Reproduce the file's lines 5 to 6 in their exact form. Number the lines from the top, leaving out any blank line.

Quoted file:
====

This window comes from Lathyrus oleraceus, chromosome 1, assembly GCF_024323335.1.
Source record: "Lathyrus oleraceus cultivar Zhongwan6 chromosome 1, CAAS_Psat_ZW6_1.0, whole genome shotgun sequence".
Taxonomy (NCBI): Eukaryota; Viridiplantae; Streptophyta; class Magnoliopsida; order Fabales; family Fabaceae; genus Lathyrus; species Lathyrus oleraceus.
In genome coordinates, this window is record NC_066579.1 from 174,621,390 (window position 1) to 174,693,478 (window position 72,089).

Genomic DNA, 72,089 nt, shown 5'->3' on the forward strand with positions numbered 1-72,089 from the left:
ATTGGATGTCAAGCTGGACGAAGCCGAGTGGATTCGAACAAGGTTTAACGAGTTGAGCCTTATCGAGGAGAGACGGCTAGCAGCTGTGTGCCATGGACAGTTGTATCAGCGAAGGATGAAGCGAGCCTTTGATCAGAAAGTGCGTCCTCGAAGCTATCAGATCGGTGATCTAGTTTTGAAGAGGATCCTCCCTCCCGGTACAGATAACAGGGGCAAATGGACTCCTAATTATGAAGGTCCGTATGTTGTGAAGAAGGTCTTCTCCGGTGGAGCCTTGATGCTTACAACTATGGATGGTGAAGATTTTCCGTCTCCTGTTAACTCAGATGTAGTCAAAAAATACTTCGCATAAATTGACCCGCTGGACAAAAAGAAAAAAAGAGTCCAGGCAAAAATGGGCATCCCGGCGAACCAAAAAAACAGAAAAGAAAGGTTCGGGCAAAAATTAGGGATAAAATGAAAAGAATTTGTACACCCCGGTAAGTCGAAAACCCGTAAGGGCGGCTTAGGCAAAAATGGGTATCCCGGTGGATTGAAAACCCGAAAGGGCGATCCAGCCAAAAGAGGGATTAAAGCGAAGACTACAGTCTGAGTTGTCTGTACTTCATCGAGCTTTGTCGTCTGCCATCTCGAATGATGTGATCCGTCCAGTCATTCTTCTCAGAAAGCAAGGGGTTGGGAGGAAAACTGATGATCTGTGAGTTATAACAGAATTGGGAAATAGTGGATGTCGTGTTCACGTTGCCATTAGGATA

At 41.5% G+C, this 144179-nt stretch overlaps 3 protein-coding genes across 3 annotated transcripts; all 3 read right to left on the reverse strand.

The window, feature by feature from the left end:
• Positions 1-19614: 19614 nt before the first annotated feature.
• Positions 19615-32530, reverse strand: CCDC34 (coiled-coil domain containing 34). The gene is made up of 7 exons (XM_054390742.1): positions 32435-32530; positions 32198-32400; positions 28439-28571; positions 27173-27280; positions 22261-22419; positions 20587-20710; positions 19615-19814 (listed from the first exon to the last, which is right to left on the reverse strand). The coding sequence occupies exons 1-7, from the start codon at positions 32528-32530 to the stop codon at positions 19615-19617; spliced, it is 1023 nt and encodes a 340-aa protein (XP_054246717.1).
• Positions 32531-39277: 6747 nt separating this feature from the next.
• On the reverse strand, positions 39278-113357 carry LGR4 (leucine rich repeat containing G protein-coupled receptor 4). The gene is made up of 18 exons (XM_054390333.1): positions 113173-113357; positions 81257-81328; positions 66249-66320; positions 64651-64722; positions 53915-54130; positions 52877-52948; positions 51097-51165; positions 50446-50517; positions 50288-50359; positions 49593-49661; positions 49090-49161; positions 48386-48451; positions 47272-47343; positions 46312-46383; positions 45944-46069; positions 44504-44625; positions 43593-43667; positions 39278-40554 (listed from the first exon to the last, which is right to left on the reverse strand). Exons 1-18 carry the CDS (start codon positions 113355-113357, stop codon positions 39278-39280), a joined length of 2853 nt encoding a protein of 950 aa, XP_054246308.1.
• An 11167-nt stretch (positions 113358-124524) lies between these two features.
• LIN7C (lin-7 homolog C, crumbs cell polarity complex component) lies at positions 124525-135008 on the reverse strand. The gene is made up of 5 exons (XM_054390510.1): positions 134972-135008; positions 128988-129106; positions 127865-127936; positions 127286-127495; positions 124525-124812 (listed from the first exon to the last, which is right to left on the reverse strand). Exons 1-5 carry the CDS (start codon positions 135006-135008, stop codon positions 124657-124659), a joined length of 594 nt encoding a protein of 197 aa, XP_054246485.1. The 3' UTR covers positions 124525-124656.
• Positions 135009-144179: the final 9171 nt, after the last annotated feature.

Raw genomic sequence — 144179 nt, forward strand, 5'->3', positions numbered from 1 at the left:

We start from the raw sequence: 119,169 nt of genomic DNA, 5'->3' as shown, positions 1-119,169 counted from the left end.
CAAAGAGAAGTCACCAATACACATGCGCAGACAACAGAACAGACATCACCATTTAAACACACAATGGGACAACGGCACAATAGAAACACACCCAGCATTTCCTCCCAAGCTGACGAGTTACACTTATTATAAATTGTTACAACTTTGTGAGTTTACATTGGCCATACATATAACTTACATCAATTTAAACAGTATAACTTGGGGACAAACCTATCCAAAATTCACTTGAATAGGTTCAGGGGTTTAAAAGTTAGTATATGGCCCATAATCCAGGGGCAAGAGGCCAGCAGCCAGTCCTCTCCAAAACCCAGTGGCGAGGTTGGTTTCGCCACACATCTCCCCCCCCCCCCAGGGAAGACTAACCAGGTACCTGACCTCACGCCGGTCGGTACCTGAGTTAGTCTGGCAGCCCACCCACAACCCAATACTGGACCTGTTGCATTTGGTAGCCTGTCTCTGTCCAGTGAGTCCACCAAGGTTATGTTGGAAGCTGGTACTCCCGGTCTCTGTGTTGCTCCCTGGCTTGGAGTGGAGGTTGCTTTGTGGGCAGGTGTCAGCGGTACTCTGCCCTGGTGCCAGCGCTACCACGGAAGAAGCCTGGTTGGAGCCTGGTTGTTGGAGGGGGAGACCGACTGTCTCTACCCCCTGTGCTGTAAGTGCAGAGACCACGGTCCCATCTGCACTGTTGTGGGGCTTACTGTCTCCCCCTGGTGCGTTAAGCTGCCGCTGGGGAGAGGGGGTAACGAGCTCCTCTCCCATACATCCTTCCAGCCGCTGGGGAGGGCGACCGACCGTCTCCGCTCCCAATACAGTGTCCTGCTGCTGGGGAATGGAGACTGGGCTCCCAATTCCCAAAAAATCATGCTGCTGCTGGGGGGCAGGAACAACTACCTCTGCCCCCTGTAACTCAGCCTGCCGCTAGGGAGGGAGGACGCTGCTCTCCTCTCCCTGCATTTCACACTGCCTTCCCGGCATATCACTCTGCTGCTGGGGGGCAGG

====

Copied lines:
Genomic DNA, 72,089 nt, shown 5'->3' on the forward strand with positions numbered 1-72,089 from the left:
ATTGGATGTCAAGCTGGACGAAGCCGAGTGGATTCGAACAAGGTTTAACGAGTTGAGCCTTATCGAGGAGAGACGGCTAGCAGCTGTGTGCCATGGACAGTTGTATCAGCGAAGGATGAAGCGAGCCTTTGATCAGAAAGTGCGTCCTCGAAGCTATCAGATCGGTGATCTAGTTTTGAAGAGGATCCTCCCTCCCGGTACAGATAACAGGGGCAAATGGACTCCTAATTATGAAGGTCCGTATGTTGTGAAGAAGGTCTTCTCCGGTGGAGCCTTGATGCTTACAACTATGGATGGTGAAGATTTTCCGTCTCCTGTTAACTCAGATGTAGTCAAAAAATACTTCGCATAAATTGACCCGCTGGACAAAAAGAAAAAAAGAGTCCAGGCAAAAATGGGCATCCCGGCGAACCAAAAAAACAGAAAAGAAAGGTTCGGGCAAAAATTAGGGATAAAATGAAAAGAATTTGTACACCCCGGTAAGTCGAAAACCCGTAAGGGCGGCTTAGGCAAAAATGGGTATCCCGGTGGATTGAAAACCCGAAAGGGCGATCCAGCCAAAAGAGGGATTAAAGCGAAGACTACAGTCTGAGTTGTCTGTACTTCATCGAGCTTTGTCGTCTGCCATCTCGAATGATGTGATCCGTCCAGTCATTCTTCTCAGAAAGCAAGGGGTTGGGAGGAAAACTGATGATCTGTGAGTTATAACAGAATTGGGAAATAGTGGATGTCGTGTTCACGTTGCCATTAGGATA